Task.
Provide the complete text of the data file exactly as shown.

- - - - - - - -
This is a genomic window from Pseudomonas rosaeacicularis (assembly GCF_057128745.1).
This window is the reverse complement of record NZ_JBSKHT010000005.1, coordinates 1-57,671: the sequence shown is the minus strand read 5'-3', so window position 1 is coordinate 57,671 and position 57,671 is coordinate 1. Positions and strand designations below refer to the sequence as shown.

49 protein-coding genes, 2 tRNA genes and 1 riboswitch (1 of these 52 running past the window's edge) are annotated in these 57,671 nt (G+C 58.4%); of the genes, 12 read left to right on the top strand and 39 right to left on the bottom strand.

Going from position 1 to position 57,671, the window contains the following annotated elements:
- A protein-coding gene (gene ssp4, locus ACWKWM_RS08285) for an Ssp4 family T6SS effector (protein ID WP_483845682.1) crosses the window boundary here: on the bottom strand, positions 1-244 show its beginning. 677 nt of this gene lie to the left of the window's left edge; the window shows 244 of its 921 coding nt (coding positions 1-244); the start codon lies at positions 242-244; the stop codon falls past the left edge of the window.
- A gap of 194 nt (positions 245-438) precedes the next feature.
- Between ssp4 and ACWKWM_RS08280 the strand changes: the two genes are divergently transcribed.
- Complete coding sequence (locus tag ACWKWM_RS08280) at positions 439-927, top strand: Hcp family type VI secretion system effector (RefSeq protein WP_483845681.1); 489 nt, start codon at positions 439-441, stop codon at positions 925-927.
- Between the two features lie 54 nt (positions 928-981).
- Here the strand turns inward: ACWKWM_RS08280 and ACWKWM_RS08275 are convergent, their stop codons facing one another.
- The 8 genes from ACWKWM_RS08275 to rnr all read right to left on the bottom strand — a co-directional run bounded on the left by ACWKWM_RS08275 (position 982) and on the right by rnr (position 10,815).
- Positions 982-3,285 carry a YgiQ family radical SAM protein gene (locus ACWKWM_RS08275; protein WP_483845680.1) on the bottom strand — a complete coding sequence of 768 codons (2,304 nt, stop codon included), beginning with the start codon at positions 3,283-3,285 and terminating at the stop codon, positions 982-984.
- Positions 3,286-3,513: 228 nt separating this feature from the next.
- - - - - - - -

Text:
This is a genomic window from Pseudomonas rosaeacicularis (assembly GCF_057128745.1).
This window is the reverse complement of record NZ_JBSKHT010000005.1, coordinates 1-57,671: the sequence shown is the minus strand read 5'-3', so window position 1 is coordinate 57,671 and position 57,671 is coordinate 1. Positions and strand designations below refer to the sequence as shown.

49 protein-coding genes, 2 tRNA genes and 1 riboswitch (1 of these 52 running past the window's edge) are annotated in these 57,671 nt (G+C 58.4%); of the genes, 12 read left to right on the top strand and 39 right to left on the bottom strand.

Going from position 1 to position 57,671, the window contains the following annotated elements:
- A protein-coding gene (gene ssp4, locus ACWKWM_RS08285) for an Ssp4 family T6SS effector (protein ID WP_483845682.1) crosses the window boundary here: on the bottom strand, positions 1-244 show its beginning. 677 nt of this gene lie to the left of the window's left edge; the window shows 244 of its 921 coding nt (coding positions 1-244); the start codon lies at positions 242-244; the stop codon falls past the left edge of the window.
- A gap of 194 nt (positions 245-438) precedes the next feature.
- Between ssp4 and ACWKWM_RS08280 the strand changes: the two genes are divergently transcribed.
- Complete coding sequence (locus tag ACWKWM_RS08280) at positions 439-927, top strand: Hcp family type VI secretion system effector (RefSeq protein WP_483845681.1); 489 nt, start codon at positions 439-441, stop codon at positions 925-927.
- Between the two features lie 54 nt (positions 928-981).
- Here the strand turns inward: ACWKWM_RS08280 and ACWKWM_RS08275 are convergent, their stop codons facing one another.
- The 8 genes from ACWKWM_RS08275 to rnr all read right to left on the bottom strand — a co-directional run bounded on the left by ACWKWM_RS08275 (position 982) and on the right by rnr (position 10,815).
- Positions 982-3,285 carry a YgiQ family radical SAM protein gene (locus ACWKWM_RS08275; protein WP_483845680.1) on the bottom strand — a complete coding sequence of 768 codons (2,304 nt, stop codon included), beginning with the start codon at positions 3,283-3,285 and terminating at the stop codon, positions 982-984.
- Positions 3,286-3,513: 228 nt separating this feature from the next.